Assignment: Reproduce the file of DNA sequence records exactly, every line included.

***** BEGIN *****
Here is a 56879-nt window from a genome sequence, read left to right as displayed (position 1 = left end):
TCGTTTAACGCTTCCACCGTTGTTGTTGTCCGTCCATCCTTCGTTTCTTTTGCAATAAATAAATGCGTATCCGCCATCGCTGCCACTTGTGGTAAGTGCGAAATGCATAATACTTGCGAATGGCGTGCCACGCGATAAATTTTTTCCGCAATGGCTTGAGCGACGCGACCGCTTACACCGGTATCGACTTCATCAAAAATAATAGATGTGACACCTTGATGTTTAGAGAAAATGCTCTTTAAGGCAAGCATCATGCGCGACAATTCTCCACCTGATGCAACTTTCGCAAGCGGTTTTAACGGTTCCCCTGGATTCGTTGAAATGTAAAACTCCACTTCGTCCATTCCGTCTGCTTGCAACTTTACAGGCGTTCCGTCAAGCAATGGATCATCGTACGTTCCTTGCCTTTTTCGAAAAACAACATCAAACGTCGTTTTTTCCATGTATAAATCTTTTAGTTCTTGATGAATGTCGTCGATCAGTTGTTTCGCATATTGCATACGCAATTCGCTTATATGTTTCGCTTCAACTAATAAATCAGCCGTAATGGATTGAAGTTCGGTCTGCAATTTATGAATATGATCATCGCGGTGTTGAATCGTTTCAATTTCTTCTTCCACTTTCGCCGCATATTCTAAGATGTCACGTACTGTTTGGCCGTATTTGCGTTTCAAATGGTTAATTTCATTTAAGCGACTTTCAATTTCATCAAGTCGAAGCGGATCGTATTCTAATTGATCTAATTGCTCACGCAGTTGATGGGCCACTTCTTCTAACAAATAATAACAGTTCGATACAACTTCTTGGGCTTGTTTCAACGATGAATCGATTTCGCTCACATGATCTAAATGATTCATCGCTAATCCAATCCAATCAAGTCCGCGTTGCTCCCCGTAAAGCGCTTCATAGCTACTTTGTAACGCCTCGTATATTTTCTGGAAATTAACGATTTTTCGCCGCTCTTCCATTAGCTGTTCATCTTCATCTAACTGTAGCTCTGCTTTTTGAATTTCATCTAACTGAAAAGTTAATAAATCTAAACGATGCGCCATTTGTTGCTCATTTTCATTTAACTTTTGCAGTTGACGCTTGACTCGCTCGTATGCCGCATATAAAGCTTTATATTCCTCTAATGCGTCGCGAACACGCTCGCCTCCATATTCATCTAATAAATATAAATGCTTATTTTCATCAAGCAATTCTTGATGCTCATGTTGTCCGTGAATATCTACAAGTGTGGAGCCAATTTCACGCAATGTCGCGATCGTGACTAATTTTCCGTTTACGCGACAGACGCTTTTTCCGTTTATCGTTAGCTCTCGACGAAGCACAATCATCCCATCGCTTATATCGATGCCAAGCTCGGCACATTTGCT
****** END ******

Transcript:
Here is a 56879-nt window from a genome sequence, read left to right as displayed (position 1 = left end):
TCGTTTAACGCTTCCACCGTTGTTGTTGTCCGTCCATCCTTCGTTTCTTTTGCAATAAATAAATGCGTATCCGCCATCGCTGCCACTTGTGGTAAGTGCGAAATGCATAATACTTGCGAATGGCGTGCCACGCGATAAATTTTTTCCGCAATGGCTTGAGCGACGCGACCGCTTACACCGGTATCGACTTCATCAAAAATAATAGATGTGACACCTTGATGTTTAGAGAAAATGCTCTTTAAGGCAAGCATCATGCGCGACAATTCTCCACCTGATGCAACTTTCGCAAGCGGTTTTAACGGTTCCCCTGGATTCGTTGAAATGTAAAACTCCACTTCGTCCATTCCGTCTGCTTGCAACTTTACAGGCGTTCCGTCAAGCAATGGATCATCGTACGTTCCTTGCCTTTTTCGAAAAACAACATCAAACGTCGTTTTTTCCATGTATAAATCTTTTAGTTCTTGATGAATGTCGTCGATCAGTTGTTTCGCATATTGCATACGCAATTCGCTTATATGTTTCGCTTCAACTAATAAATCAGCCGTAATGGATTGAAGTTCGGTCTGCAATTTATGAATATGATCATCGCGGTGTTGAATCGTTTCAATTTCTTCTTCCACTTTCGCCGCATATTCTAAGATGTCACGTACTGTTTGGCCGTATTTGCGTTTCAAATGGTTAATTTCATTTAAGCGACTTTCAATTTCATCAAGTCGAAGCGGATCGTATTCTAATTGATCTAATTGCTCACGCAGTTGATGGGCCACTTCTTCTAACAAATAATAACAGTTCGATACAACTTCTTGGGCTTGTTTCAACGATGAATCGATTTCGCTCACATGATCTAAATGATTCATCGCTAATCCAATCCAATCAAGTCCGCGTTGCTCCCCGTAAAGCGCTTCATAGCTACTTTGTAACGCCTCGTATATTTTCTGGAAATTAACGATTTTTCGCCGCTCTTCCATTAGCTGTTCATCTTCATCTAACTGTAGCTCTGCTTTTTGAATTTCATCTAACTGAAAAGTTAATAAATCTAAACGATGCGCCATTTGTTGCTCATTTTCATTTAACTTTTGCAGTTGACGCTTGACTCGCTCGTATGCCGCATATAAAGCTTTATATTCCTCTAATGCGTCGCGAACACGCTCGCCTCCATATTCATCTAATAAATATAAATGCTTATTTTCATCAAGCAATTCTTGATGCTCATGTTGTCCGTGAATATCTACAAGTGTGGAGCCAATTTCACGCAATGTCGCGATCGTGACTAATTTTCCGTTTACGCGACAGACGCTTTTTCCGTTTATCGTTAGCTCTCGACGAAGCACAATCATCCCATCGCTTATATCGATGCCAAGCTCGGCACATTTGCT